Imagine my surprise yesterday when I received the following email from The New York Times at 1:04 pm.
Not me. Of course, as you may have read, The Times committed a big boo-boo yesterday when it accidentally cancelled the subscriptions of 8 million print and online subscribers. The media and Twitter scribes were all over it in the intervening three hours before the Times sent out this correction at 4:19 pm:
The Times did the right thing, of course, but I’d like to make a point about content and tone of the correction. Aren’t they in the communication business? Note the cold tone of voice and shortness of the second email. Why was the first email sent in error? How did it happen? Subscribers would have welcomed a more detailed explanation.
A Missed Opportunity to Engage Readers
A Forbes writer, who also received an email, tried calling the Times and kept getting busy signals. It’s a sure bet that many, many other subscribers had the same experience.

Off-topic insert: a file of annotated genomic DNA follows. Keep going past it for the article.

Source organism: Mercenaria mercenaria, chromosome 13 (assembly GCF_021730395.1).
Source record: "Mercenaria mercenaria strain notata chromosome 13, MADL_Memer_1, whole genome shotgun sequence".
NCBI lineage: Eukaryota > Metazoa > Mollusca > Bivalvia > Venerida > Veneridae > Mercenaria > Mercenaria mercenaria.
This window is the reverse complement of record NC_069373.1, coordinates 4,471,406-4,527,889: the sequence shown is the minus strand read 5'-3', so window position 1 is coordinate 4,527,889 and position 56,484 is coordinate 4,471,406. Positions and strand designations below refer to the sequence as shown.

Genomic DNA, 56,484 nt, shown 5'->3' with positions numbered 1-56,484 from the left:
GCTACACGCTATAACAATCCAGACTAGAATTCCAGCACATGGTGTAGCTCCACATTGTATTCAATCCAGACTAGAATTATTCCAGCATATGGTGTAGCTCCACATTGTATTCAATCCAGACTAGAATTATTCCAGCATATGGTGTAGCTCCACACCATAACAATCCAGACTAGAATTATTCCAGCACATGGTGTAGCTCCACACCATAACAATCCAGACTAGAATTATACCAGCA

Sure, it was nice to receive an apology. But The Times missed a great opportunity to engage with its subscribers. The paper could have used some humor in its message and personalized it with the signature of an actual person. Can a company write a letter? Didn’t a human being write this missive?
The Times wrote a story online about the mistake at 2:29 pm and sent out this message in its official Twitter feed, “If you received an e-mail today about canceling your New York Times subscription, ignore it. It’s not from us.” Oh, yes, it was. Turns out the email was sent by a Times employee, according to Eileen Murphy, a Times spokesperson. And why the delay of almost 90 minutes before the subscribers received the apology?
The Times Email Could Have Said —
Dear Valued New York Times Reader,
Wow, did we goof! We did NOT cancel your subscription. Please ignore our earlier email with the subject line, “Important information regarding your subscription.”
It was an honest mistake — someone pushed the wrong button and we had 8 million unhappy readers for a couple of hours before we fixed things. Your email was not compromised. Everything is back on autopilot. You’ll continue to receive your New York Times as you always have.
If you’d like to vent, we invite you to visit us on our official Twitter account at https://twitter.com/#!/nytimes. We’ll also answer any questions you have about your subscription or any of our other services.
Thanks for your patience and understanding. We value you as a New York Times reader.
Arthur O. Sulzberger, Jr.
— now isn’t that better than the email I did receive?